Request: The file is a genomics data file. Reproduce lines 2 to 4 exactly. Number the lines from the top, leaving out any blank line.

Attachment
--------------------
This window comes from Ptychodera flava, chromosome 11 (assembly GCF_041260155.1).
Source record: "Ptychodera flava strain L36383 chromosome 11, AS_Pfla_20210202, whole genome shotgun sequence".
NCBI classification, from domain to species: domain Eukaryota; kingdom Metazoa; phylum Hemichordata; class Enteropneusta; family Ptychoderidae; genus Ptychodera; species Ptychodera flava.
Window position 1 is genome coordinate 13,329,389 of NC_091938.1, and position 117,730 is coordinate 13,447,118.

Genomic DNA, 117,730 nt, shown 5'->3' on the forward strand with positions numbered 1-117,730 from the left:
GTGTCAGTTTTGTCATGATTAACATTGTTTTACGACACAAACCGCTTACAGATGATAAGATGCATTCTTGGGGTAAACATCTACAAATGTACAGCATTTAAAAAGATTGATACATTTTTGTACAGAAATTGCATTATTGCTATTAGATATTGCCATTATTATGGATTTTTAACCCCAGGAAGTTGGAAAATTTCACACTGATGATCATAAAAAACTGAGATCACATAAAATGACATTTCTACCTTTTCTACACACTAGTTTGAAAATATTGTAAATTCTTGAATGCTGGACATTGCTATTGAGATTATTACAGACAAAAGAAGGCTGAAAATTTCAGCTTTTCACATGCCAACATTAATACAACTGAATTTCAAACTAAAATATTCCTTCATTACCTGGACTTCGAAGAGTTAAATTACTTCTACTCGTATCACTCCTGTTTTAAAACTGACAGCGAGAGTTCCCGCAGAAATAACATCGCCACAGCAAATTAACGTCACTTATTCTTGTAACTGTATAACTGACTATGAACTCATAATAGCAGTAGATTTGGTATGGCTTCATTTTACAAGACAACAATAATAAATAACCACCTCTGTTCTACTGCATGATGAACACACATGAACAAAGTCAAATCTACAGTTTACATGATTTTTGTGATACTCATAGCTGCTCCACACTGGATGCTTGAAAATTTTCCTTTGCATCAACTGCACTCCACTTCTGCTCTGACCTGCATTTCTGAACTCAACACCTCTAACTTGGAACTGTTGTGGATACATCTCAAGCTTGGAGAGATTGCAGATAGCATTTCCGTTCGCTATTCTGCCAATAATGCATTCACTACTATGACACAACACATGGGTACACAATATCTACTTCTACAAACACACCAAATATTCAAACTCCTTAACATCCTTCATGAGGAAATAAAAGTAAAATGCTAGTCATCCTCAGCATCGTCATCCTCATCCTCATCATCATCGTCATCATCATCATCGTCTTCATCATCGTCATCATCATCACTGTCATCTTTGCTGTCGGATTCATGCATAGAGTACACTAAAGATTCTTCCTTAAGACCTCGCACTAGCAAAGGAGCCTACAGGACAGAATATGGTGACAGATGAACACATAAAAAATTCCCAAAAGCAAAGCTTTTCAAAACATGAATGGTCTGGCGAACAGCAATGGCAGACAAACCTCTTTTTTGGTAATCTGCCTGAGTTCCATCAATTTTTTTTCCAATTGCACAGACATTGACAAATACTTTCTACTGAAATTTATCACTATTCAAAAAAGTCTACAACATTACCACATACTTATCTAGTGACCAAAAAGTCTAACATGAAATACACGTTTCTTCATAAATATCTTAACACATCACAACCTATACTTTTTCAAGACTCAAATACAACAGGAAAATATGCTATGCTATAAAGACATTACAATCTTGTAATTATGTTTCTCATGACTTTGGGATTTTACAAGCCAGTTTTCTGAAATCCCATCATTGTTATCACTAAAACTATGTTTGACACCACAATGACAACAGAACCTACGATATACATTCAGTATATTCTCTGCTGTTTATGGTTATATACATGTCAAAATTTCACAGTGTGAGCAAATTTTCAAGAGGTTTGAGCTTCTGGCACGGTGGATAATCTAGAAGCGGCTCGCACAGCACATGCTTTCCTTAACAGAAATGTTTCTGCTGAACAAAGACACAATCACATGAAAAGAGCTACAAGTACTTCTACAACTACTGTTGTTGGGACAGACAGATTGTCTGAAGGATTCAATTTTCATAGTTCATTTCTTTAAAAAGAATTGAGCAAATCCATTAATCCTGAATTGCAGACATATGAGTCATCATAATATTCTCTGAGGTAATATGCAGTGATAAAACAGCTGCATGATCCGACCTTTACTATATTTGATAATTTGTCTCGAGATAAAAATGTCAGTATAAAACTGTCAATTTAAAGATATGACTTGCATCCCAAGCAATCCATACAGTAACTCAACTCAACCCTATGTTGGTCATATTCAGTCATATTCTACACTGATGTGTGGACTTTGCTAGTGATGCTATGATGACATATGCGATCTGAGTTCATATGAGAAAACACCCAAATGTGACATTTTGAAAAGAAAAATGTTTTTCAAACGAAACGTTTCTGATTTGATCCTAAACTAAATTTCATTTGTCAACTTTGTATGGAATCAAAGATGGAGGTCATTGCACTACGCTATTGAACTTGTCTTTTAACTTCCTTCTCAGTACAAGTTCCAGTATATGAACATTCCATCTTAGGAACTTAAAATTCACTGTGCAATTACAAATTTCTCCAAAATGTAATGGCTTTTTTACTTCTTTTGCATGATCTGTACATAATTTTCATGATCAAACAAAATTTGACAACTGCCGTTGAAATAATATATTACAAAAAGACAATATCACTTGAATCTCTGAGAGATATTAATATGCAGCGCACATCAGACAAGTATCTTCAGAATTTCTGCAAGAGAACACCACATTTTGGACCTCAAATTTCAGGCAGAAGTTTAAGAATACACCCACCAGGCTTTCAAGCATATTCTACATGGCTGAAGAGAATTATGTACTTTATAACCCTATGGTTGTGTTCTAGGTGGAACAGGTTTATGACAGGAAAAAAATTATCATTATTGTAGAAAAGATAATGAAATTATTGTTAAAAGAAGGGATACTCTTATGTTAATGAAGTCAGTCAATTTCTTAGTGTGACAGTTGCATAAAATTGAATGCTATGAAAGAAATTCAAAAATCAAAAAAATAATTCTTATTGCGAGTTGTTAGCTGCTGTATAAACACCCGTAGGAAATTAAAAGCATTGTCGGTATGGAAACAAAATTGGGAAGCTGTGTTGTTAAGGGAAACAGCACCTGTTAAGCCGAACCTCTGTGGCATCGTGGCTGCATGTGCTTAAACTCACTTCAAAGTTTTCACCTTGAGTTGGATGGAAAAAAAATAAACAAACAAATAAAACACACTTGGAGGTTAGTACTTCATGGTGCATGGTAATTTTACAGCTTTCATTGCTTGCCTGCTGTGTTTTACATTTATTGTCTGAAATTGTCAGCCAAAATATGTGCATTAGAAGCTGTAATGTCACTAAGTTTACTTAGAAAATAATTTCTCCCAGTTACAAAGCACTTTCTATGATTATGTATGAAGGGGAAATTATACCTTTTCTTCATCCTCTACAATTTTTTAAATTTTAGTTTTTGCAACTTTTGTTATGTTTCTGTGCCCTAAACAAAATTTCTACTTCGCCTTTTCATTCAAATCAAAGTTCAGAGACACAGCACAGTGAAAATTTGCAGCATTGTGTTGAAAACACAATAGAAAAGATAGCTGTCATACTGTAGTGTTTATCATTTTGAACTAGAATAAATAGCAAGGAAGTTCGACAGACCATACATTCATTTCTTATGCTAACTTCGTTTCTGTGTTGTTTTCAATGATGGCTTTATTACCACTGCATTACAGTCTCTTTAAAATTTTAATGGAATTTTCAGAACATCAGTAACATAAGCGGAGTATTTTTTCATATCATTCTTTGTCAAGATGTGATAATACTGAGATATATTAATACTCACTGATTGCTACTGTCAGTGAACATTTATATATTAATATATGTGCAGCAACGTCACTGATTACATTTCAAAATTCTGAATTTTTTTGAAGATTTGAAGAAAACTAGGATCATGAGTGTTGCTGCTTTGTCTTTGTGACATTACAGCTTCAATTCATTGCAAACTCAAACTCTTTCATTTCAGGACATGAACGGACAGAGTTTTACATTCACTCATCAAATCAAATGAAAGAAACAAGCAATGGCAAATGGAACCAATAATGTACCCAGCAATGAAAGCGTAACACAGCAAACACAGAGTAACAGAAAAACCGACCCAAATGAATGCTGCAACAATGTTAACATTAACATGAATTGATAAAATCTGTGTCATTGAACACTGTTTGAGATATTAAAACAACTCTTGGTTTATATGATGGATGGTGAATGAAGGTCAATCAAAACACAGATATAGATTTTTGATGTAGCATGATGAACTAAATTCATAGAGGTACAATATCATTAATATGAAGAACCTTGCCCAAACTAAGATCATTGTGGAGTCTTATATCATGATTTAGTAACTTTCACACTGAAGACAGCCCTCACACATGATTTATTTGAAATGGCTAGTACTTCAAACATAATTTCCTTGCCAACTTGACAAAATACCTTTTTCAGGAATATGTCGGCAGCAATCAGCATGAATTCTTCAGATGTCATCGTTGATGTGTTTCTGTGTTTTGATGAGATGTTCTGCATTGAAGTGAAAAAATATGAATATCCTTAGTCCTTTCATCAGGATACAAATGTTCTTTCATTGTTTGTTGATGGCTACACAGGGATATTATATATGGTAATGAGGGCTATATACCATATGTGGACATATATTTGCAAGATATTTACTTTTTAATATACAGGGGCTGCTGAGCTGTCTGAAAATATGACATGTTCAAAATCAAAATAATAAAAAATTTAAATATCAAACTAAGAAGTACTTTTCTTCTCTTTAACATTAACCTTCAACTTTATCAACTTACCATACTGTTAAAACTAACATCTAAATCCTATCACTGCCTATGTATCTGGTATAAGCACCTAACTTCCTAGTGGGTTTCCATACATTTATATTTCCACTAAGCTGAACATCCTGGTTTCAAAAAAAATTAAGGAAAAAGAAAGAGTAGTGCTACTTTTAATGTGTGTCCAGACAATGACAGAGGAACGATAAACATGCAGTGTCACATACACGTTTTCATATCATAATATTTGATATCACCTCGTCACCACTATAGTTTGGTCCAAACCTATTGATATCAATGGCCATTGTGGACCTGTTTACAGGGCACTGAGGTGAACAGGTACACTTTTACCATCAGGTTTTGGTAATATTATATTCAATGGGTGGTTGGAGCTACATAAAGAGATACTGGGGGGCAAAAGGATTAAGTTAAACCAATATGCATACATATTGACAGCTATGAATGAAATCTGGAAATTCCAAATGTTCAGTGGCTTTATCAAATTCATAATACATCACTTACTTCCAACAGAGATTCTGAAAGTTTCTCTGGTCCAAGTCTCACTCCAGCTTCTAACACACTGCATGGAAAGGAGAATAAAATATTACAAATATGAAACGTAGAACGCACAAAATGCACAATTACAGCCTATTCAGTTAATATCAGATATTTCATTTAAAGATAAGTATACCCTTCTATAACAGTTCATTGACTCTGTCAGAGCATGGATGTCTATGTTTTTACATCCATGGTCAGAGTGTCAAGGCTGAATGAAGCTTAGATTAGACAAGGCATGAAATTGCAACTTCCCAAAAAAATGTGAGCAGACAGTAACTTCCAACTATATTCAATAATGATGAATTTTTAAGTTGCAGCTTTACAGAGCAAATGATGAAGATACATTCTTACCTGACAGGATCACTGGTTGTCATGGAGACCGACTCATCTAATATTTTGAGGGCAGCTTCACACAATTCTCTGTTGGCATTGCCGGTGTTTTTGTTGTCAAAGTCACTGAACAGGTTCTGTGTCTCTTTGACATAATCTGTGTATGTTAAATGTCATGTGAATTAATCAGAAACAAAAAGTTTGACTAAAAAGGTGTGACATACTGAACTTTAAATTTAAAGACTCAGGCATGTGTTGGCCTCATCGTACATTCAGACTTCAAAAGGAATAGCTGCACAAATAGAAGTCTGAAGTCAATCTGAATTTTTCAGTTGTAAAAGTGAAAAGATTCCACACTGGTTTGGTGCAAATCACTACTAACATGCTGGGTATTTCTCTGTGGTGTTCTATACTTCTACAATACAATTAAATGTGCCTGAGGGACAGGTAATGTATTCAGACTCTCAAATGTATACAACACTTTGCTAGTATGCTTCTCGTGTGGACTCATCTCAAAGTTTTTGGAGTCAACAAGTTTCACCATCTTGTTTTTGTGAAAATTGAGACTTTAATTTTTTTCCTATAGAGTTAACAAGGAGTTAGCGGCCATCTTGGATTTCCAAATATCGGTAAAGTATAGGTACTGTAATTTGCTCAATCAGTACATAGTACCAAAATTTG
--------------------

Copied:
Source record: "Ptychodera flava strain L36383 chromosome 11, AS_Pfla_20210202, whole genome shotgun sequence".
NCBI classification, from domain to species: domain Eukaryota; kingdom Metazoa; phylum Hemichordata; class Enteropneusta; family Ptychoderidae; genus Ptychodera; species Ptychodera flava.
Window position 1 is genome coordinate 13,329,389 of NC_091938.1, and position 117,730 is coordinate 13,447,118.